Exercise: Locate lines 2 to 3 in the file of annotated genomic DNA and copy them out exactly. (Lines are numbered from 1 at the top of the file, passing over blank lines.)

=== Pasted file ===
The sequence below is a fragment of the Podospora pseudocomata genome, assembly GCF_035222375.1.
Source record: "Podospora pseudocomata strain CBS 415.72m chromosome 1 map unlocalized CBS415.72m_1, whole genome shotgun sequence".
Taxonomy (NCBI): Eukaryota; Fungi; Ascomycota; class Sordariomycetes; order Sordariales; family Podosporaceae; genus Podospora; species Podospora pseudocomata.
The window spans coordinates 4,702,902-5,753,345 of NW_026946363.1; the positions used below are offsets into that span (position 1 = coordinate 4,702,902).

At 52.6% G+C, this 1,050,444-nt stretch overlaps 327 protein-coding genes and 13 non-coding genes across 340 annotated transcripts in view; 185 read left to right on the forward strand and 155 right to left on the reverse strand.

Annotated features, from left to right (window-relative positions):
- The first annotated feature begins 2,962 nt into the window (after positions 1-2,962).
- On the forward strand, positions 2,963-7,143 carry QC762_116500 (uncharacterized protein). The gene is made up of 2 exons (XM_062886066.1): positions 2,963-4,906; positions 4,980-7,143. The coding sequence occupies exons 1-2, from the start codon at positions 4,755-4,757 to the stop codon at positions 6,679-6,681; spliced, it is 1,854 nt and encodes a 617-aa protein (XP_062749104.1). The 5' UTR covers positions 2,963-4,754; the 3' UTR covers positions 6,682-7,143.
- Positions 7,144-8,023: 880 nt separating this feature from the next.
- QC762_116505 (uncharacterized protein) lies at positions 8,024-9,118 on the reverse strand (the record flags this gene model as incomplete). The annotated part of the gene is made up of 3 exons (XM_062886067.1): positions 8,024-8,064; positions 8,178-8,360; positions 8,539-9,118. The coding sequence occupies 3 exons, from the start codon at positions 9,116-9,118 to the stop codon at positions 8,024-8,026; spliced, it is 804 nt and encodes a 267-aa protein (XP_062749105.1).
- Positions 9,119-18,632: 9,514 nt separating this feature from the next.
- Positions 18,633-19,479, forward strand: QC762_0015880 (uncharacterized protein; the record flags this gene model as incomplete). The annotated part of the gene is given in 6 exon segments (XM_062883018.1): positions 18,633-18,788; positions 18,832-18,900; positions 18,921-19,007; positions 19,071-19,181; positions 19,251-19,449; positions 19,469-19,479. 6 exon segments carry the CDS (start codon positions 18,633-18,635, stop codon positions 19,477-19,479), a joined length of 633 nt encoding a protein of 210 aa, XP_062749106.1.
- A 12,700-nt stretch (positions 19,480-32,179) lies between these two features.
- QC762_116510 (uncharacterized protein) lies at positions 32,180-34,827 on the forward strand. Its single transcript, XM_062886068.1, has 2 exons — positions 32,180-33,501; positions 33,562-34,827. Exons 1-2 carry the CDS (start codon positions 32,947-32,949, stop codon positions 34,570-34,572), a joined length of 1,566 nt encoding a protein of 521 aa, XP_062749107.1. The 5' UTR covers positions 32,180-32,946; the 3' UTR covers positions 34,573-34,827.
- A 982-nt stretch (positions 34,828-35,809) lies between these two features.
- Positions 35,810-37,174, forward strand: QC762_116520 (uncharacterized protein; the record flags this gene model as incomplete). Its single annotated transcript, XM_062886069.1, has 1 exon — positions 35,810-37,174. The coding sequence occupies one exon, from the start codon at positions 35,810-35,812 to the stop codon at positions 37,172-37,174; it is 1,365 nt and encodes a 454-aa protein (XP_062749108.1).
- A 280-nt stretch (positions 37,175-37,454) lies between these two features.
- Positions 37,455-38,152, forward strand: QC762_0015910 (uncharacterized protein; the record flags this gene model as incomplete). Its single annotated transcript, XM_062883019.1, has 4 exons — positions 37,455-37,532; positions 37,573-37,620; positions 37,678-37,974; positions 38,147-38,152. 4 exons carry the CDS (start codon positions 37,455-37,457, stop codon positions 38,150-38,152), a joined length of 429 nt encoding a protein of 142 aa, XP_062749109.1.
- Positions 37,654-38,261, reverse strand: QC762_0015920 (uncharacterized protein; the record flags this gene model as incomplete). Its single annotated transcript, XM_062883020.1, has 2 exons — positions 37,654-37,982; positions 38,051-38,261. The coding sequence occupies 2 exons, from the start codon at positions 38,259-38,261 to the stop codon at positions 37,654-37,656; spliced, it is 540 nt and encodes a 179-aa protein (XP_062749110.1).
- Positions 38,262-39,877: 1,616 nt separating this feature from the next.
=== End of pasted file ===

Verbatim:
Source record: "Podospora pseudocomata strain CBS 415.72m chromosome 1 map unlocalized CBS415.72m_1, whole genome shotgun sequence".
Taxonomy (NCBI): Eukaryota; Fungi; Ascomycota; class Sordariomycetes; order Sordariales; family Podosporaceae; genus Podospora; species Podospora pseudocomata.